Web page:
If you want the very best processors around, you should also look out for what Intel calls hyper-threading and what AMD calls simultaneous multi-threading. These technologies effectively double the number of cores (virtually, not physically) so you’ve got significantly improved performance for demanding applications like video editing or CAD software.

Unless you’re building your own PC from scratch, that’s probably all you need to know when looking at system listings, but CPUs have numerous other specs, including the amount of high-speed memory cache and the extra graphics processing capabilities that are on board. If your CPU has enough integrated graphics oomph, you don’t need a separate card or chipset, of which more below.

Graphics

The other big factor in computer performance, particularly if you’re gaming or working with a lot of video and images, is graphics.

We only gave it a brief mention in the processor section, but many Intel CPUs now come with a decent amount of graphics processing power built in, enough for most users to get by with a bit of web browsing, Twittering, essay writing and even light image editing and gaming. You can also get integrated graphics chipsets built into the motherboard…

HDMI vs DisplayPort vs DVI: Which Port Do You Want On Your New Computer?

It doesn’t seem so long ago that we had only one reliable way to connect a computer to an external monitor. Now the good old VGA port, may it rest in peace, is only found on designated “business” machines and adapters. In its place, we have a variety of alternatives, all of which seem to be fighting each other for the limited space on your laptop or graphics card. Let’s break down the options for your next PC purchase.

HDMI

HDMI is the most widely-used of the three options here, if only because it’s the de facto standard for anything connecting to televisions. Because of its wide adoption, HDMI is also included on most recent monitors and many laptops, except for the smallest ultraportable models. The acronym stands for “High Definition Multimedia Interface.”

The standard has been around since the early 2000s, but determining its capabilities is a bit tricky, because it’s gone through so many revisions. The latest release is HDMI 2.1, which supports a staggering 10K resolution (more than 10,000 pixels wide) at 120 hertz. But version 2.1 is just starting to appear in consumer electronics; the latest laptops that feature HDMI ports will probably top out at version 2.0b, which supports 4K video at 60 frames per second with high dynamic range (HDR).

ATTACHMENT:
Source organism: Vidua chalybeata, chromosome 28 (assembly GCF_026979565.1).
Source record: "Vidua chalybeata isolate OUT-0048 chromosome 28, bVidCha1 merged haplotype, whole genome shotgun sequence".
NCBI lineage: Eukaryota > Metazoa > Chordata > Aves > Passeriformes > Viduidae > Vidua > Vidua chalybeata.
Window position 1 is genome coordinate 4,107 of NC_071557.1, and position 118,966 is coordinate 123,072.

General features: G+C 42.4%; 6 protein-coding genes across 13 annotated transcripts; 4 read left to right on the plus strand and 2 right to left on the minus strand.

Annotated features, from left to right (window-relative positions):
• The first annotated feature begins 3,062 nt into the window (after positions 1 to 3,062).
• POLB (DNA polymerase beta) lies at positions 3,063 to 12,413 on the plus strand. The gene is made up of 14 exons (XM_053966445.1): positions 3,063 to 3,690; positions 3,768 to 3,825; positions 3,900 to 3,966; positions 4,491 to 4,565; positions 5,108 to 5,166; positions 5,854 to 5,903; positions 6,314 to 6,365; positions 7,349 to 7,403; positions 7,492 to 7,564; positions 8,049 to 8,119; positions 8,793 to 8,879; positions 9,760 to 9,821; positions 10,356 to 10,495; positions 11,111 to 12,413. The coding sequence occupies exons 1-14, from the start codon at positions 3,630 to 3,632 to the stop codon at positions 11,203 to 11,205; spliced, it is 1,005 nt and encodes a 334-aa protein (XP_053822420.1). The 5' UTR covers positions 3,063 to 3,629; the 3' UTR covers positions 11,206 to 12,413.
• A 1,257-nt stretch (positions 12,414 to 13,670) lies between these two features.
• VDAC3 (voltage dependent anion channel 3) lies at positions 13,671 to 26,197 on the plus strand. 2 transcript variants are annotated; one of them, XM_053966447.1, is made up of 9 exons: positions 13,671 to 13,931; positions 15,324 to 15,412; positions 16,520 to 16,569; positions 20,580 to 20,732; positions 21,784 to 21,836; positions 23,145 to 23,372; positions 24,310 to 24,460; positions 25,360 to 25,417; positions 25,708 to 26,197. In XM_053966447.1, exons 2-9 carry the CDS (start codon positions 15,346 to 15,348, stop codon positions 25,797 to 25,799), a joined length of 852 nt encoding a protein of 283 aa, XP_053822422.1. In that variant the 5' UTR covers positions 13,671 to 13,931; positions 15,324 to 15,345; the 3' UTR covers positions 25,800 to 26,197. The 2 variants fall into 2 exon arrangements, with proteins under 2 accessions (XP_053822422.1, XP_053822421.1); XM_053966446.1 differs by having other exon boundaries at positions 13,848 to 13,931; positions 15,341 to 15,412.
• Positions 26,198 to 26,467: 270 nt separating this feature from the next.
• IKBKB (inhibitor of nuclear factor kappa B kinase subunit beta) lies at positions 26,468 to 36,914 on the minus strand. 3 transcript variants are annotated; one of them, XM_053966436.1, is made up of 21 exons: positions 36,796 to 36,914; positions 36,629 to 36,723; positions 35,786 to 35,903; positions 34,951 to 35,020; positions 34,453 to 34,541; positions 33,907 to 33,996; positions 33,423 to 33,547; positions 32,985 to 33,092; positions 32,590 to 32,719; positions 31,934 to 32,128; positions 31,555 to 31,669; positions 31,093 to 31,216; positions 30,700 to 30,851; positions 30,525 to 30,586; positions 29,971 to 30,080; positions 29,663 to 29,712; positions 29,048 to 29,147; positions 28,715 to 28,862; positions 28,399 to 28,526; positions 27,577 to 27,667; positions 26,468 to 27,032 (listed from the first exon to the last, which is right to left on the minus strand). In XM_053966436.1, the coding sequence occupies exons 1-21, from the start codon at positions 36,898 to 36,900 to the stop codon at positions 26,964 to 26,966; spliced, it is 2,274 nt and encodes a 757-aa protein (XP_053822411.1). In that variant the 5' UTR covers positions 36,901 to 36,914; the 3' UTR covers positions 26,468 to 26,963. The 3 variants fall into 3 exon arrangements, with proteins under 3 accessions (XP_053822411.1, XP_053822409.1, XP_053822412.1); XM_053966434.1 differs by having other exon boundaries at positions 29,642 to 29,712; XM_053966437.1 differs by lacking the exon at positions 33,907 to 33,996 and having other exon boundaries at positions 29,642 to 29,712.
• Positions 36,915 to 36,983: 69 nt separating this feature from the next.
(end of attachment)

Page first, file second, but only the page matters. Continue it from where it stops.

HDMI’s biggest advantage over the older DVI standard is that it also carries and audio signal, allowing users to plug into a TV (or a monitor with built-in speakers) with a single cable. This is great for TVs, but most monitors still lack integrated speakers, so you’ll also have to use a more conventional headphone jack or simply rely on your laptop’s built-in speakers much of the time.

HDMI comes in three primary connection sizes: standard, “Mini,” and “Micro,” getting progressively smaller. The Mini and Micro connections are popular with smaller portable electronics, but if your laptop has an HDMI port, it probably uses the full-sized version. This, combined with a wide variety of compatible monitors and televisions, makes HDMI the most convenient external display option for most users.

DisplayPort

DisplayPort is a bit newer than HDMI, though it’s also a proprietary system. The full-sized plugs look similar, but DisplayPort uses a asymmetrical notched design versus HDMI’s equal trapezoid.

As competing standards, they share a lot of features in their various incarnations. DisplayPort can also carry audio signals on a single cable, and the latest release supports up to 8K resolution at 60 hertz with high dynamic range. The next version…

The Best All-In-One Windows PCs: Seriously, They’re Actually Good Now

All-in-one PCs are the domain of the novice, the hotel business nook, or the interior decorator who can’t stomach seeing a “real” PC in a pristine living room. With the exception of the iMac, they were seen as boring, underpowered boxes with laptop components stuffed behind a cheap screen. But that’s changing.